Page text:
The Great Arctic Cyclone of 2016

A storm is brewing in the Arctic. A big one! The crew of the yacht Northabout are currently sailing along the western shore of the Laptev Sea and reported earlier today that:

The sea is calm. Tomorrow a gale 8. But this moment is perfect.

That perfect moment will not last long. Here is the current ECMWF forecast for midnight tomorrow:

ECMWF-20160813+48

and here is the current Arctic surf forecast for 06:00 UTC on Monday:

height_20160813+55h

period_20160813+55h

A 975 hPa low pressure system will be creating 3 meter waves with a period of around 8 seconds heading across the East Siberian Sea in the direction of the ice edge. By midnight on Monday the cyclone is forecast to have deepened to a central pressure below 970 hPa:

ECMWF-20160813+3d

All of this is rather reminiscent of the “Great Arctic Cyclone” in the summer of 2012, which looked like this on August 7th:

ECMWF-20120807

and which ultimately led to the lowest Arctic sea ice extent in the satellite record. Using the National Snow and Ice Data Center’s numbers that was 3.41 million square kilometers on September 16th 2012. Here’s the NSIDC’s current graph comparing 2012 with this year:

Charctic-20160813

I wonder what the minimum for 2016 will be, and on what date?

 

[Edit – August 14th]

The cyclone is currently centred near Severnaya Zemlya, and the central pressure is down to 981 hPa according to Environment Canada:

Synopsis-20160814-06Z

Northabout is sheltering from the storm.

 

[Edit – August 15th]

Here’s how the Great Arctic Cyclone of 2016 looks from on high this morning:

NASA Worldview “true-color” image of the 'Great Arctic Cyclone' on August 15th 2016, derived from the VIIRS sensor on the Suomi satellite
NASA Worldview “true-color” image of the ‘Great Arctic Cyclone’ on August 15th 2016, derived from the VIIRS sensor on the Suomi satellite

The latest synopsis from Environment Canada shows that the central pressure of the cyclone is now down to 974 hPa:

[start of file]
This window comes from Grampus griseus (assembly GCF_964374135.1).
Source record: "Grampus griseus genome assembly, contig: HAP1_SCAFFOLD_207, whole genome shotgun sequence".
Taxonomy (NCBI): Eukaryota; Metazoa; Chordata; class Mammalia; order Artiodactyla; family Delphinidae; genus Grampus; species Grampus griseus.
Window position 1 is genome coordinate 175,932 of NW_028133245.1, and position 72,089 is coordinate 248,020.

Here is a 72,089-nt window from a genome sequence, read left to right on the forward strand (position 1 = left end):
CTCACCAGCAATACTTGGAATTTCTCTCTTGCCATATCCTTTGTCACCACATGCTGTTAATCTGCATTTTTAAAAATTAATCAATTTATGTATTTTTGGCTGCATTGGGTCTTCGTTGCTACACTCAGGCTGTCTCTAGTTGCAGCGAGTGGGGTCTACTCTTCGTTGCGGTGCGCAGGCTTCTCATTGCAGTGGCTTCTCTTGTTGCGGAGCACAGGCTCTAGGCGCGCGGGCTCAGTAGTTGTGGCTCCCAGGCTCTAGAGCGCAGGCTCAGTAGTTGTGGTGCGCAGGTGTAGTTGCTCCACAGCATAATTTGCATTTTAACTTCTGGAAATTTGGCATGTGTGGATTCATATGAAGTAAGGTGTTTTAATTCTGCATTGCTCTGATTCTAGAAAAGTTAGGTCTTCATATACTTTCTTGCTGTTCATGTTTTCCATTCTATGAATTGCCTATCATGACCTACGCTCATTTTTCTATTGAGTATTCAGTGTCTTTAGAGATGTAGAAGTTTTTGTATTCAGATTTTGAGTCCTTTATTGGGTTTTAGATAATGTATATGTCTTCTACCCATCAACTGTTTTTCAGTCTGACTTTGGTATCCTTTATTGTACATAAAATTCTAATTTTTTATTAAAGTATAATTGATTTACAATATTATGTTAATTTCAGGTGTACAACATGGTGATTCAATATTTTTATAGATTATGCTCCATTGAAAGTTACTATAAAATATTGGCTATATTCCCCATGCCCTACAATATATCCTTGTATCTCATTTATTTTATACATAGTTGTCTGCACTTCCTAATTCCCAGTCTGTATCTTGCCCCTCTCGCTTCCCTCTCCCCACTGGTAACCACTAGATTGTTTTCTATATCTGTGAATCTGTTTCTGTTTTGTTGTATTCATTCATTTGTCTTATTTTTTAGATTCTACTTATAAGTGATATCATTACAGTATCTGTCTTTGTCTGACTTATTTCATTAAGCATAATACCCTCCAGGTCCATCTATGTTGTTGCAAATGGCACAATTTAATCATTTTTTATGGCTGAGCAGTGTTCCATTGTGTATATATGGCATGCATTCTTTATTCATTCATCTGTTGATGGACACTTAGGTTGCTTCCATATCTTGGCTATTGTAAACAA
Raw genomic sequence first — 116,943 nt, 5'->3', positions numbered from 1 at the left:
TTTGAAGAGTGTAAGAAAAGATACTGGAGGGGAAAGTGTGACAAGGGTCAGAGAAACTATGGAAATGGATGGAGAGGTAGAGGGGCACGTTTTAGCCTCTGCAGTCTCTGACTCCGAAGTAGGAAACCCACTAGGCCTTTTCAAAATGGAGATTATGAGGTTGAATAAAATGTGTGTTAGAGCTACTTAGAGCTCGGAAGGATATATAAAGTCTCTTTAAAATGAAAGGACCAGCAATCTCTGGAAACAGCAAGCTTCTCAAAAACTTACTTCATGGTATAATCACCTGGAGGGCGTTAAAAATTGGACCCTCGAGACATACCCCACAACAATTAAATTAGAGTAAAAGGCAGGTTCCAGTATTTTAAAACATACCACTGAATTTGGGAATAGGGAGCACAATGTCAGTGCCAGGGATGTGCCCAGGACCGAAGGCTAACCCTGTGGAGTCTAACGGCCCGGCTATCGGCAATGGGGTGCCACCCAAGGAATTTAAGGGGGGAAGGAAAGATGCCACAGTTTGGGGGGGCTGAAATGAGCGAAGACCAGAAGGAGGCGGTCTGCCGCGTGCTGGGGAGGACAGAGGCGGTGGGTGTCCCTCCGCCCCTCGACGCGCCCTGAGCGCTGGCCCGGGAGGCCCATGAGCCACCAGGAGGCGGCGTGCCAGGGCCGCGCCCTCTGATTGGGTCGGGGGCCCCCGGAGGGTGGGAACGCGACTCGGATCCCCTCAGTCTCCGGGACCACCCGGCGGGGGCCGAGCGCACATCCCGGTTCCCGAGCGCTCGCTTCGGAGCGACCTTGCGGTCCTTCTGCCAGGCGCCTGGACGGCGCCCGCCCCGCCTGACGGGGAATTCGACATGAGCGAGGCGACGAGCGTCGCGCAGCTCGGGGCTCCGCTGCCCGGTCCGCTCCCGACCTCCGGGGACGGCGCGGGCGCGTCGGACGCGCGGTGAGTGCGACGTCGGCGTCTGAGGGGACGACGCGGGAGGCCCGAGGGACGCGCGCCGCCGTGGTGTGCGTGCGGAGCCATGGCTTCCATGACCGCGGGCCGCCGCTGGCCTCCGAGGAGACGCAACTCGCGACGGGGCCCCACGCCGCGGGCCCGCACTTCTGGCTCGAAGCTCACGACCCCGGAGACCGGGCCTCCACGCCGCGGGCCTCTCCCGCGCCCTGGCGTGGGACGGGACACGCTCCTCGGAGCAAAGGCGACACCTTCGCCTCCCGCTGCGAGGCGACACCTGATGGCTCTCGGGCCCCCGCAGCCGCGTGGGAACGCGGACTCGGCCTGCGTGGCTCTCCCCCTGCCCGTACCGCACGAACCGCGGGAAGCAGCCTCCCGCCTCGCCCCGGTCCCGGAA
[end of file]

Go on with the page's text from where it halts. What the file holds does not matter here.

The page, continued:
Synopsis-20160815-00Z

The WaveWatch III forecast for noon today UTC confirms the forecast of two days ago:

Significant_height_of_combined_w in multi_2.glo_30m.20160815_00013

Mean_period_of_wind_waves_surfac in multi_2.glo_30m.20160815_00013

u-component_of_wind_surface in multi_2.glo_30m.20160815_00013

P.S. The Canadian 0600Z synopsis has the cyclone’s SLP down to 971 hPa:

Synopsis-20160815-06Z

 

[Edit – August 16th]

This morning the cyclone’s SLP is down to 969 hPa:

Synopsis-20160816-00Z

and the clouds over the Central Arctic are parting:

NASA Worldview “false-color” image of the Arctic Basin on August 16th 2016, derived from the MODIS sensor on the Terra satellite
NASA Worldview “false-color” image of the Arctic Basin on August 16th 2016, derived from the MODIS sensor on the Terra satellite

Our favourite method of seeing through the clouds using the AMSR2 maps from the University of Hamburg doesn’t seem to working at the moment, so here’s one from the University of Bremen instead:

asi-AMSR2-n6250-20160815-v5_nic

P.S. The University of Hamburg high resolution AMSR2 maps are up and running again:

Arc_20160815_res3.125

 

[Edit – August 17th]

According to Environment Canada the cyclone central pressure bottomed out at 968 hPa yesterday:

Synopsis-20160816-06Z

However, over on Twitter there is this:

 

[Edit – August 18th]

The cyclone central pressure is now up to 983 hPa, and some indications of the effect it has had on the sea ice in the Arctic are being revealed:

Arc_20160817_res3.125

UH-Arctic-Area-2016-08-17

 

[Edit – August 19th]

According to Environment Canada the cyclone’s central pressure rose to 985 hPa earlier today:

Synopsis-20160819-00Z

However the 987 hPa low near the Canadian Arctic Archipelago is currently forecast to deepen below 980 hPa over the next 24 hours. Here’s the ECMWF forecast for first thing tomorrow morning:

ECMWF-20160719+1d

The high resolution AMSR2 Arctic sea ice area has reduced by another 133.5 thousand square kilometers since yesterday. A similar drop tomorrow will take us below the 2015 minimum.

 

[Edit – August 19th PM]

The MSLP of the rejuvenated cyclone had dropped to 976 hPa by 12:00 UTC today:

Synopsis-20160819-12Z

The ECMWF forecast for lunchtime tomorrow is for something similar:

ECMWF-20160719-12Z+1d

 

[Edit – August 20th]